Definitions & Management

The information provided here is designed to be a brief introduction to the causes, symptoms and management of acoustic neuromas (vestibular schwannomas) and other skull base tumours. We are recommending a number of UK sources of detailed and up to date information on skull base tumours such as acoustic neuroma. However, please always speak to your doctor about any questions you have.

Some commonly asked questions and links to further information:

 What is an acoustic neuroma (Vestibular Schwannoma)?

eardiagram
Blausen.com staff. “Blausen gallery 2014“. Wikiversity Journal of Medicine. DOI:10.15347/wjm/2014.010. ISSN 20018762

An acoustic neuroma (vestibular schwannoma) is one of a group of tumours commonly known as skull base tumours. These tumours are usually benign so do not spread to other parts of the body, but if they grow too large, or depending on the location of the tumour,  they will need treatment. Acoustic neuromas (vestibular schwannomas) develop from the Schwann cells which form the myelin sheath that wraps  around the axons of nerve cells. The axons carry messages from the nerves to the brain. The tumour grows into the canal which  carries the axons of three nerves, the auditory nerve, the vestibular (balance) nerve and the facial nerve, between the ear and the brain (as illustrated in the picture above). As the tumour grows it puts pressure on these nerves which can lead to symptoms which may include:

  • Loss of hearing
  • Problems with balance
  • Facial weakness

Acoustic neuromas are not common, they account for about 5% of all brain tumours, and they usually grow very slowly. The tumour may have been present for a number of years before any symptoms are noticed. Other tumours such as meningiomas and facial nerve tumours may also arise in the skull base and may present with similar symptoms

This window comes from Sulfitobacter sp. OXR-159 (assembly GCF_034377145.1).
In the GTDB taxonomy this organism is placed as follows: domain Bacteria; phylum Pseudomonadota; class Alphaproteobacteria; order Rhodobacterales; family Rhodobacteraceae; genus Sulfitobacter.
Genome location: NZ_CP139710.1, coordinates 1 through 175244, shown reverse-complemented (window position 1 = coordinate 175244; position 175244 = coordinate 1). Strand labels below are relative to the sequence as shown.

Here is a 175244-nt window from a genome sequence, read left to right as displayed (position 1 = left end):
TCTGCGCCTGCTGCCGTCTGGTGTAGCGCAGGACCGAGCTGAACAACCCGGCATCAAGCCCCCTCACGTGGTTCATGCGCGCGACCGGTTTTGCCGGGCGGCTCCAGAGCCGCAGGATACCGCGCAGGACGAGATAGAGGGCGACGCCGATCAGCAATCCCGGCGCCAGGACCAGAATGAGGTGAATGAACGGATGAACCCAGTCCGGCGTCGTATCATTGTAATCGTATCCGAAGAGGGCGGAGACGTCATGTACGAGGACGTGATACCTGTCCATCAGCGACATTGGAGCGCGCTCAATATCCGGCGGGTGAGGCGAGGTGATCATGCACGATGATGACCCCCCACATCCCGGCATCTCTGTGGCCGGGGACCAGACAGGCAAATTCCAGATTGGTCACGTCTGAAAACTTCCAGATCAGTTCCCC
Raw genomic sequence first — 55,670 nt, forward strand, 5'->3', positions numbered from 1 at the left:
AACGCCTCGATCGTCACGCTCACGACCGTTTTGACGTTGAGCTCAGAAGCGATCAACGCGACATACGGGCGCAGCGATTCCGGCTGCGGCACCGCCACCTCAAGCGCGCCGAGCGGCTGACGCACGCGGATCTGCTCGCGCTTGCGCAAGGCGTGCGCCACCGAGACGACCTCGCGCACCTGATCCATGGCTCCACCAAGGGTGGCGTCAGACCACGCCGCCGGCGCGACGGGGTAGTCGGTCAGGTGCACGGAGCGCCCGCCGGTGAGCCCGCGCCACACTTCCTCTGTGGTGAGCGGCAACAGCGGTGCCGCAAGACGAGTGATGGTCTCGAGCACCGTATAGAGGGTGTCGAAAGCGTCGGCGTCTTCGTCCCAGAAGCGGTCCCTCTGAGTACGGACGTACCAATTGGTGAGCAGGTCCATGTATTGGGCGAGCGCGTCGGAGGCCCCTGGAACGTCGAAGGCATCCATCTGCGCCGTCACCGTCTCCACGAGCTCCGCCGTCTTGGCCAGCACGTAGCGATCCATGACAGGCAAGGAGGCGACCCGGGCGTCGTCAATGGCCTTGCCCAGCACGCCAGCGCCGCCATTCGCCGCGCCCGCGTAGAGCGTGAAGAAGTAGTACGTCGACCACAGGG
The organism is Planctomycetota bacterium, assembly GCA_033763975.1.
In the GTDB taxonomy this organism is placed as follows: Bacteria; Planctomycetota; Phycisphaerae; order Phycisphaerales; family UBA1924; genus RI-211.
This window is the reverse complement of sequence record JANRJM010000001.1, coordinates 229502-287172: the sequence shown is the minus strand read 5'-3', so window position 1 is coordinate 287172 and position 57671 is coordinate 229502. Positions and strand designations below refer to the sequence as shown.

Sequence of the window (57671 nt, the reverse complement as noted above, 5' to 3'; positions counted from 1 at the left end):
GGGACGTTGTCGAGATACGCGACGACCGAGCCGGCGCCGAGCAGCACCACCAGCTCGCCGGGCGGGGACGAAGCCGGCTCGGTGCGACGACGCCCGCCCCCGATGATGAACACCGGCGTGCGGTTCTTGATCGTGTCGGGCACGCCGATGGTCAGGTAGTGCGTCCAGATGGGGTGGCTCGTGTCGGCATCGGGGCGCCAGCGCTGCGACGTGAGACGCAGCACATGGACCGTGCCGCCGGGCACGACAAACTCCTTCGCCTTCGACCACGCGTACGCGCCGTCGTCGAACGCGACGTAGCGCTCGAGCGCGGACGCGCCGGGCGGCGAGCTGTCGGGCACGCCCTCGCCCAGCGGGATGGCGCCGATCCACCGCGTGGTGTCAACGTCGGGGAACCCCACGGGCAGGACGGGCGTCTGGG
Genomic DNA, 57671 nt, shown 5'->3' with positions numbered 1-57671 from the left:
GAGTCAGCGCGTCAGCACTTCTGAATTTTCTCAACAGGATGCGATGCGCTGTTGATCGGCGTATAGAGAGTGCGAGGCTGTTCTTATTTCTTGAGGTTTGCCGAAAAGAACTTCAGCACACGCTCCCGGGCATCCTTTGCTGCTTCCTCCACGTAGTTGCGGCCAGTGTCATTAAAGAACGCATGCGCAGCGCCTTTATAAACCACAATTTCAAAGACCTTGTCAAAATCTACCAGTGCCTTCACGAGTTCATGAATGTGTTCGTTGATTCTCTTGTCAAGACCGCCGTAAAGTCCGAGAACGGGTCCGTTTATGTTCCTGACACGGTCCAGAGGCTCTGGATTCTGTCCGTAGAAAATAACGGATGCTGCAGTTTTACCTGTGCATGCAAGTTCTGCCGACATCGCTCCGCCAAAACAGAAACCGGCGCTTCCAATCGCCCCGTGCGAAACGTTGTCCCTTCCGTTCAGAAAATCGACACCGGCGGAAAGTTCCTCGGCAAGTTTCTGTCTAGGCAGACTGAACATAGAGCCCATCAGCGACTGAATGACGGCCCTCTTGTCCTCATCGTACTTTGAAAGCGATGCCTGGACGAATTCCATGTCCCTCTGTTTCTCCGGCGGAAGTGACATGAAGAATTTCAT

More information on acoustic neuromas and other skull base tumours:

 What is a meningioma?

 A meningioma is a tumour of the meninges, which is the name given to the protective lining of the brain and the spinal cord. Meningiomas are almost always benign and do not spread. They can occur in any part of the brain or spinal cord but the commonest sites are at the surface of the brain, either over the top or at the skull base. Meningiomas in the skull base may have similar symptoms to acoustic neuromas and will probably require a similar management plan.

More information on meningiomas:

 

What are the treatment options for Acoustic Neuroma (Vestibular Schwannoma) and other skull base tumours?

  • There are three approaches to the management of skull base tumours.
  • These are:
            • Watch, Wait and Rescan’ (monitoring) – this may be suggested following diagnosis if the tumour is small.
            • Surgery
            • Radiotherapy or radiosurgery

    You will be involved in the decision about which treatment would be most appropriate for you.

    You will find up to date information about all the treatment options on the following websites:

    All treatments:

     

Preparing for your appointment

Following a diagnosis such as acoustic neuroma you will be referred to a specialist consultant. To get the most out of the appointment it is a good idea to prepare yourself well. This helps both you and the specialist you are seeing.